How Can We Filter it All Out
Your neighbors are taking a cruise next month. Your friend is investing money in this great side hustle. And your coworker is applying for a position at the new company across town.
But wait, what about you? Shouldn’t you be taking advantage of those opportunities? You deserve it, right?
It might make sense for your neighbor, but is it essential to moving your life forward right now?
You may have heard Warren Buffet’s secret to focusing on what’s essential:
“The difference between successful people and really successful people is that really successful people say no to almost everything”.
That doesn’t mean he automatically rejects every opportunity. In fact, the method he suggests using for your career is to make a list of your top 25 goals. Then circle the 5 most important ones. And now cross off the other 20. The 20 will be done in time, he says, but right now they’re just distractions.
You can apply this to any area:
- Write 8 things you’d like to do next weekend. Now cross off 4 (or reschedule to another day).
- Write 5 personal goals you’d like to accomplish within the next 5 years. Then eliminate 2.
- Write 3 work goals you’d like to accomplish tomorrow. Now, which one will make the most difference.
Why Should You Care?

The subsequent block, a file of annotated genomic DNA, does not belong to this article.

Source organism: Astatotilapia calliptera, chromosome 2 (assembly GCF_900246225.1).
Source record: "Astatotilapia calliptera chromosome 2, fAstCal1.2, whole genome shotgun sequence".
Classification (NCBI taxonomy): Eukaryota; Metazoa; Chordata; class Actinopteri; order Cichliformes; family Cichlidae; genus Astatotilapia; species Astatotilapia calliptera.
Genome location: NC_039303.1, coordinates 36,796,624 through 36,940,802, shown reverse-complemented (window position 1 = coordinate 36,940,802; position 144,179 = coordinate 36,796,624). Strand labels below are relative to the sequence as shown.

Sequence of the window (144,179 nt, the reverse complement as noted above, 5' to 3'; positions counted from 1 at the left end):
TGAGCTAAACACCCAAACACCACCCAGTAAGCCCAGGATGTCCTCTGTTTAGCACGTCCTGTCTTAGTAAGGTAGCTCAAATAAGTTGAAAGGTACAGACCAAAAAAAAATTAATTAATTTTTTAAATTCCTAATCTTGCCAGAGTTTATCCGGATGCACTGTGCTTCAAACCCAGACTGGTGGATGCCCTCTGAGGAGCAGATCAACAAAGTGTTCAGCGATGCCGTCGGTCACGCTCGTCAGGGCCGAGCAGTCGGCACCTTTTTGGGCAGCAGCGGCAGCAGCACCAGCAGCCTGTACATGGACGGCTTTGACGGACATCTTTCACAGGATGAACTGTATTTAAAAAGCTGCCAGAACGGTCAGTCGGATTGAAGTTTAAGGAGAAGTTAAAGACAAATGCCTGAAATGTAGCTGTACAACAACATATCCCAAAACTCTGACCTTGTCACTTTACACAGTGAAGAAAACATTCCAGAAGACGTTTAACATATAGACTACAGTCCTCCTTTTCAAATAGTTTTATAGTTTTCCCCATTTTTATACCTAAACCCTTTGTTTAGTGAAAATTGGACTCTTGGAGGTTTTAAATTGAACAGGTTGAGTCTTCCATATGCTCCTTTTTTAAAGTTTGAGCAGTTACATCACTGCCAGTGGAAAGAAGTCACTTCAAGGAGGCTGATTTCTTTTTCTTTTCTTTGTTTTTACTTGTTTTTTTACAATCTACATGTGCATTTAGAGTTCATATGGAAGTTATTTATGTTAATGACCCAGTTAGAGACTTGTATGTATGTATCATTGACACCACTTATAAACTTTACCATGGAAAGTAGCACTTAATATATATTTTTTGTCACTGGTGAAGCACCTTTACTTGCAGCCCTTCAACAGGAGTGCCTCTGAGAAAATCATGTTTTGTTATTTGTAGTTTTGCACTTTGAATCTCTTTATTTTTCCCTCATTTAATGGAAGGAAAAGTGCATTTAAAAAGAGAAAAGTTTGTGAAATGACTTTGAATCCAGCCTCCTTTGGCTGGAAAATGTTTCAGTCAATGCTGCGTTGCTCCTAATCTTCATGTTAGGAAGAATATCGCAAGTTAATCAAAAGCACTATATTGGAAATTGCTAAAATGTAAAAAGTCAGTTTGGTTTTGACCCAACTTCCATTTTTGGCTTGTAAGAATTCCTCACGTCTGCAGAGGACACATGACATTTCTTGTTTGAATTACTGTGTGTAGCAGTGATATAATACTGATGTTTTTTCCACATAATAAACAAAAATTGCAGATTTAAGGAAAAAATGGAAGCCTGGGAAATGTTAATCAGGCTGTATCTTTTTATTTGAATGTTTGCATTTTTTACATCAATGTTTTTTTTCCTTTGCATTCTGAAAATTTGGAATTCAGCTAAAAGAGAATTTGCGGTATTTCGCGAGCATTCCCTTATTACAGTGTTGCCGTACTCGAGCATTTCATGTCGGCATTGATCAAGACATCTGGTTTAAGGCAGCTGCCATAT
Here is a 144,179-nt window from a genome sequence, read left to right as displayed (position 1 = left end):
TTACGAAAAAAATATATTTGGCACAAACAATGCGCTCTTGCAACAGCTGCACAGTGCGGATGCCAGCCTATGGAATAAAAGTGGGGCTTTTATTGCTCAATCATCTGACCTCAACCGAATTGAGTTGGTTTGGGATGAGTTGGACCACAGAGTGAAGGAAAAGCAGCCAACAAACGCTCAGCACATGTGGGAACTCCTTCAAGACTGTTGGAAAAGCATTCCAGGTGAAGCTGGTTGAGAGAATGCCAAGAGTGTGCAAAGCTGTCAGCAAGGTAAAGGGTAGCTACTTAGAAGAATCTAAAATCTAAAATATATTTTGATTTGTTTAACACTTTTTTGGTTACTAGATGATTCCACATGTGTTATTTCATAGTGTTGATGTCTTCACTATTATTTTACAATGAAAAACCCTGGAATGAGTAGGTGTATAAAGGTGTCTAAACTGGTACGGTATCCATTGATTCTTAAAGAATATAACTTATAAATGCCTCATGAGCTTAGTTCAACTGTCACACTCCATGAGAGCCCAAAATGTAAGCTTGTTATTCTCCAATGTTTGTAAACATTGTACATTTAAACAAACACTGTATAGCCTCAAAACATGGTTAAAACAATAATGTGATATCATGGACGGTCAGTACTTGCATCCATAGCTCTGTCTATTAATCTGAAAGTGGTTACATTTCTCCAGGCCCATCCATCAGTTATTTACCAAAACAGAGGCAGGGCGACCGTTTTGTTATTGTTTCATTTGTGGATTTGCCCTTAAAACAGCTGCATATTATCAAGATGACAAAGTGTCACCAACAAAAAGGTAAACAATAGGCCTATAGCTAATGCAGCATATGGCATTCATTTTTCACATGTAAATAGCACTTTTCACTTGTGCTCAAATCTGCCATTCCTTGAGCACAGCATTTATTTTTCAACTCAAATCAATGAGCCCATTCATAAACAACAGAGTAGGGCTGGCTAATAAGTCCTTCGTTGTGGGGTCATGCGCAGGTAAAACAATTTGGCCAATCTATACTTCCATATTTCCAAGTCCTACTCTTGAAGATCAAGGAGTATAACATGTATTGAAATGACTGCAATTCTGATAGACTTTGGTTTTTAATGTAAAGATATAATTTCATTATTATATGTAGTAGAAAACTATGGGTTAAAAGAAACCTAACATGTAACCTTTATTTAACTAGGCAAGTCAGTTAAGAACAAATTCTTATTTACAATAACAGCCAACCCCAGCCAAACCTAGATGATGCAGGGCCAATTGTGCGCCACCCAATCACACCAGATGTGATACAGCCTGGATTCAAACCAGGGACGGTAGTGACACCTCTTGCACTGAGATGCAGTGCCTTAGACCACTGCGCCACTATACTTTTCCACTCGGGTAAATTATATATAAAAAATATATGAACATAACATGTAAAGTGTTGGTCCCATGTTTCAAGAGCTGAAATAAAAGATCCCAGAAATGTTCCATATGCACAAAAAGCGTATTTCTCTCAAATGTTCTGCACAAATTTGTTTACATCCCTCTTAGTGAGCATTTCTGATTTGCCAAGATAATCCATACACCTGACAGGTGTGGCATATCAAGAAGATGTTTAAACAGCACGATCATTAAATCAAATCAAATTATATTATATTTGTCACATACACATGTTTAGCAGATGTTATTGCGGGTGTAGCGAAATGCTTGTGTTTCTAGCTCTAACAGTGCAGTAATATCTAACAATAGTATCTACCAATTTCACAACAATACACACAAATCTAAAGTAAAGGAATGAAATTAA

So Warren Buffet filters out stock offerings and business opportunities to eliminate all but the essential.
But how does that help you?
The idea of Essentialism, or drilling down on the things that matter most, reminded me of two stats that really resonated. The first is financial, and the second is personal.
1. According to Career Builder 78% of people live paycheck to paycheck their entire life.
Almost 8 in 10 people have no emergency fund and couldn’t pay for a sudden expense like a car repair.
Now, granted, we all have tough times at some point in our life. But when such a large percentage of people live paycheck to paycheck their entire life, it makes you wonder – how many of us take the time to work out our own budget and separate the non-essential (for us) from the essential?
Is it because we over commit at work and at home, so while we’re busy multitasking through life we don’t have time to filter out what we don’t need?